Tonite we had steamed spinach with purple potatoes (plus EVOO and spices).
        Hey, not bad!
        Also ordered a bottle of L/Z/M capsules. Figured it can’t hurt.

        1. Great Dommy! Your dinner sounds yummy! And you’re right.. from what I have read so far, It can’t hurt – specially for those times like George describes when greens or your fav sources are in short supply. Best in health to you and yours!

      1. S, thanks for that heads up! This needs to be explored further, though after a brief search I’ve not been able to find ‘recent’ (under 10 years) confirmation of a causitive connection between lutein and lung CA.
        The supplement I ordered contains *20mg* lutein, so right away that’s giving me pause.

      2. Dommy, actually lutein supplements may be very dangerous–Dr. Greger put a warning out on them a few years ago: https://nutritionfacts.org/video/lutein-lycopene-and-selenium-pills/
        —————————————————————————–
        In a court of law, that would be objected to as hearsay evidence.

        But anyway, since that type of evidence has been entered into the record, I’ll offer some more.

        That is, my last eye check-up is improved. One thing I’ve done since my last one is start taking either lutein or lutein esters. When I take an astaxanthin + zeaxanthin pill I take the lutein esters. When I don’t take the astaxanthin/zeaxanthin I take the lutein + zeaxanthin.

        Not sayin’ definitively this is the reason for my improved eye health, but it certainly could be.

    2. Hello Dommy,

      The video above absolutely shows that supplements do provide a benefit; however, with whole foods there is often synergy within the plants that provide greater benefits. That is why we at Nutritionfacts.org promote a whole foods, plant based diet and generally avoid supplements (with a few exceptions). While spinach and kale are definitely powerhouses for L+Z, there are many other foods that contain plenty. Barb left a great link below (which I have also attached) that covers all the other great options you have if you don’t enjoy kale or spinach.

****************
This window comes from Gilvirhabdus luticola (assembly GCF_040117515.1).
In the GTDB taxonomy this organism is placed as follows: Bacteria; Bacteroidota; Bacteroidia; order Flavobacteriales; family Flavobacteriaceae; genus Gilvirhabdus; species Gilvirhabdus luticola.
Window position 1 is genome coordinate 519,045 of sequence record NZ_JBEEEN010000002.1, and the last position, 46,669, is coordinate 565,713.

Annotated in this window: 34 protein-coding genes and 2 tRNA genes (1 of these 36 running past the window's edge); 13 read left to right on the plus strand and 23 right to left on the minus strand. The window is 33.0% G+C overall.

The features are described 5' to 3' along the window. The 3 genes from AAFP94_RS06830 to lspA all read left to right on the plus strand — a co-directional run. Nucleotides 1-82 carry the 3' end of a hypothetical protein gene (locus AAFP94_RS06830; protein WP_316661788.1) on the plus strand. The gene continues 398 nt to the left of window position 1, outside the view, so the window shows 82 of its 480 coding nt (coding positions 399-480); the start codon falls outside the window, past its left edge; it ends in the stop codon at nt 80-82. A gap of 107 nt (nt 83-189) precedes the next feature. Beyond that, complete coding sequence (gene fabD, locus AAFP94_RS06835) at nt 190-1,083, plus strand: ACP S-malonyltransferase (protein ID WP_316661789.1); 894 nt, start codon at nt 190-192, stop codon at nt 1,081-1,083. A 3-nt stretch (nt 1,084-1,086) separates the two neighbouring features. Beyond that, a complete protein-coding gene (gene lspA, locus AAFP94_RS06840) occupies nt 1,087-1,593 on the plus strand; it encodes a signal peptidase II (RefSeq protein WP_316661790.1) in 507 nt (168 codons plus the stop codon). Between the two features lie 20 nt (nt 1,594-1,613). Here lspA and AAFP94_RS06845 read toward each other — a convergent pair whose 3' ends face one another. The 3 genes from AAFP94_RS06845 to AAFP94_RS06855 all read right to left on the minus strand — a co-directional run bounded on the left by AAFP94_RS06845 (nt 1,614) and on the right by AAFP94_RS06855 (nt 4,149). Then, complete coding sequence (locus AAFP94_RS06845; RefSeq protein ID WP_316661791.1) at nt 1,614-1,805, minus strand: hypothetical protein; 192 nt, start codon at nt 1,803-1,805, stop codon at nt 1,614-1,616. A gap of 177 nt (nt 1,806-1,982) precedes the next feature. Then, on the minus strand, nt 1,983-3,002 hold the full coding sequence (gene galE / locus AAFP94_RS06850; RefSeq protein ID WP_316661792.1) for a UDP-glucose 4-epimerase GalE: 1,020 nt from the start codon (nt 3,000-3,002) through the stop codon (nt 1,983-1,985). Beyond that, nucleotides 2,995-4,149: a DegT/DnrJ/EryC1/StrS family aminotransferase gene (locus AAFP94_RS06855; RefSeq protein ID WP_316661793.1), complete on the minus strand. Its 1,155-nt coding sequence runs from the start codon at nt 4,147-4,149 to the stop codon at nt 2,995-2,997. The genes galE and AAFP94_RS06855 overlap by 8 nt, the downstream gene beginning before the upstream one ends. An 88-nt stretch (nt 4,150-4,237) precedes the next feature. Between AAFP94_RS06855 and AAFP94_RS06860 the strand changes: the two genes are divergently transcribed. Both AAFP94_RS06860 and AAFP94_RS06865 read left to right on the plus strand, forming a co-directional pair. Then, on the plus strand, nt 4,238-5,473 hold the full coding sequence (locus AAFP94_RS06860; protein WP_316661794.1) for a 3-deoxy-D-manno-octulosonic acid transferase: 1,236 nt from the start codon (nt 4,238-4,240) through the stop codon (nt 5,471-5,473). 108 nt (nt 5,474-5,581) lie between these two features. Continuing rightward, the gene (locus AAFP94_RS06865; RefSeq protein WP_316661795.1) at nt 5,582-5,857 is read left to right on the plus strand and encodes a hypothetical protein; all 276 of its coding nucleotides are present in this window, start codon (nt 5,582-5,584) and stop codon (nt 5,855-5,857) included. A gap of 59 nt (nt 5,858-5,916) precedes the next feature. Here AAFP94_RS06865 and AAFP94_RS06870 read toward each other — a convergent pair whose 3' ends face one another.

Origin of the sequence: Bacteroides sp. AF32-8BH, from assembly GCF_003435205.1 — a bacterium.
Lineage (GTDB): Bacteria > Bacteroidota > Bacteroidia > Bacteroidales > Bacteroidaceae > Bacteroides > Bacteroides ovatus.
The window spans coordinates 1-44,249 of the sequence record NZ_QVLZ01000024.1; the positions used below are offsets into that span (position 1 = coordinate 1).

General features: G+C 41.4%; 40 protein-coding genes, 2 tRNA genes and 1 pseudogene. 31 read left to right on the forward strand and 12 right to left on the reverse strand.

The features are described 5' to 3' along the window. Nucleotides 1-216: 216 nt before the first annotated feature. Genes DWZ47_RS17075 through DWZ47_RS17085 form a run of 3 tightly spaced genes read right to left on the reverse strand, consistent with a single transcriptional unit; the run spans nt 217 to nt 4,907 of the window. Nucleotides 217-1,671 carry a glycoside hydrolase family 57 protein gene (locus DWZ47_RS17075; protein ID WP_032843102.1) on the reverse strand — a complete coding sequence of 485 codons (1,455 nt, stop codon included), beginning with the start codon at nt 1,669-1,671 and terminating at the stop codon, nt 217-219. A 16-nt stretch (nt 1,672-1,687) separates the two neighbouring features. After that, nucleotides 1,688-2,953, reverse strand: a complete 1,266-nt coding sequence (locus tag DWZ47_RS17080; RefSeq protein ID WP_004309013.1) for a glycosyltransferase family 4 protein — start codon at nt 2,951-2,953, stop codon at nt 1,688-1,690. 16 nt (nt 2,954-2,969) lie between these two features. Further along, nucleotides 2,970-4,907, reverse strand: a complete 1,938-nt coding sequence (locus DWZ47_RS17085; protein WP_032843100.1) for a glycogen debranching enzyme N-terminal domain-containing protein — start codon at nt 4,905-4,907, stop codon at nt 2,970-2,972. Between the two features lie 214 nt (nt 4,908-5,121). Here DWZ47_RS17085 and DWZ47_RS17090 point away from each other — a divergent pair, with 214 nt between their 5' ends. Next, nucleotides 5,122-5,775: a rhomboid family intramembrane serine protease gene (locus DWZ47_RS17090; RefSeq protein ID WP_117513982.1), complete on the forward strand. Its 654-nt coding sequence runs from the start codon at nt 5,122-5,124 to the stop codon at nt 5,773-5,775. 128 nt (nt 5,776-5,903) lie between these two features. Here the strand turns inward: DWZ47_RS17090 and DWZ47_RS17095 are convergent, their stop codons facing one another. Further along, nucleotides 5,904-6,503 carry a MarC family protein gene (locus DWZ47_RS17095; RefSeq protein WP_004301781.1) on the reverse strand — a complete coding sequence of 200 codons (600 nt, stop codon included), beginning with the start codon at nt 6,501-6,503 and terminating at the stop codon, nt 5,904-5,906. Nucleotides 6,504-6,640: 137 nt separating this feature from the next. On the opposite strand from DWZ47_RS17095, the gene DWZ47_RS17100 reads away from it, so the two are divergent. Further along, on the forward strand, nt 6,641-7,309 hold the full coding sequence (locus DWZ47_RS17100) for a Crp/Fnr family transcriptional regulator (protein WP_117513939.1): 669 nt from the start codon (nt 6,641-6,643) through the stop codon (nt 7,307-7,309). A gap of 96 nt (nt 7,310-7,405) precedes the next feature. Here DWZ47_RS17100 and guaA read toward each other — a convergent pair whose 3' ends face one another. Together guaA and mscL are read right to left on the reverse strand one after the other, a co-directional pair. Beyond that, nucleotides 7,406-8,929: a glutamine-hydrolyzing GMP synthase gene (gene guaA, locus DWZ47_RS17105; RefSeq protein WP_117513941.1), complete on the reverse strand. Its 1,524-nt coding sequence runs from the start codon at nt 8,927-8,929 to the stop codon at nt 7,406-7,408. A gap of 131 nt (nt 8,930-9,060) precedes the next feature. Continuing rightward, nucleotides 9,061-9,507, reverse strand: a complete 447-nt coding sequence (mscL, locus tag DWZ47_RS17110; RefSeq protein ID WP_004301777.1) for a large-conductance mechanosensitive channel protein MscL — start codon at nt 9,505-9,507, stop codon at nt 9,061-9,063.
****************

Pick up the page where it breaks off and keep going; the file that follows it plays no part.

Matt, Health Support Volunteer

      L+Z Foods: https://nutritiondata.self.com/foods-000138000000000000000-1w.html

  3. Great info, and I love your sense of humor, Dr. Greger. I am a teacher and I often mention your site to students to help them understand how to discern whether a study is really looking carefully and fairly at the data.

    1. caff1945 This came up on a supplement for sale site. I’m assuming they have some basis for making these claims so I do not dismiss them out of hand.
      ——————————————————————–
      Tired Eyes? Astaxanthin — Knight in Shinning Armour
      If you’re one of the more than 72 million people in America who use a computer daily at work, you’re probably familiar with eye fatigue (8). Staring at a fixed distance object such as a computer screen for a long period of time can cause the muscles that focus your eyes (called the ciliary body) to tire or go into spasm. This can result in physical symptoms such as head discomfort, sensitivity to glare, tiredness, soreness, dryness, and blurry vision.

      Studies show that taking astaxanthin with other carotenoids protects against free-radical induced DNA damage, repairs UVA-irradiated cells, and inhibits inflammatory cell infiltration (9-12). Astaxanthin also helps support vascular health within the eye and improves visual acuity (11). Its fat-soluble nature offers protection to sensitive cells inside the eye (13)…

      The macular region of the human retina is yellow in color due to the presence of the macular pigment, composed of two dietary xanthophylls, lutein and zeaxanthin, and another xanthophyll, meso-zeaxanthin. The latter is formed from lutein in the retina (1).

      Scientists long ago discovered that the carotenoids lutein and zeaxanthin help protect the macula and photoreceptor outer segments throughout the retina from photo-initiated oxidative damage. New research has discovered that a third carotenoid, meso-zeaxanthin, is required by the aging macula to maintain its structural density…

      Patients with macular degeneration have been shown to have 30% less meso-zeaxanthin in their macula compared to healthy eyes (2). One reason for this deficiency of meso-zeaxanthin is lack of ingested lutein.

      Another explanation for the missing meso-zeaxanthin observed in macular degeneration may be the inability to adequately convert lutein to meso-zeaxanthin in the retina. Eating lots of lutein and zeaxanthin containing vegetables can help maintain the structural integrity of the macula (3,4). Unlike lutein and zeaxanthin, meso-zeaxanthin is not found in the diet, but is converted in the retina from ingested lutein.1 If taken as a supplement, meso-zeaxanthin is absorbed into the blood stream and effectively increases macular pigment levels (5).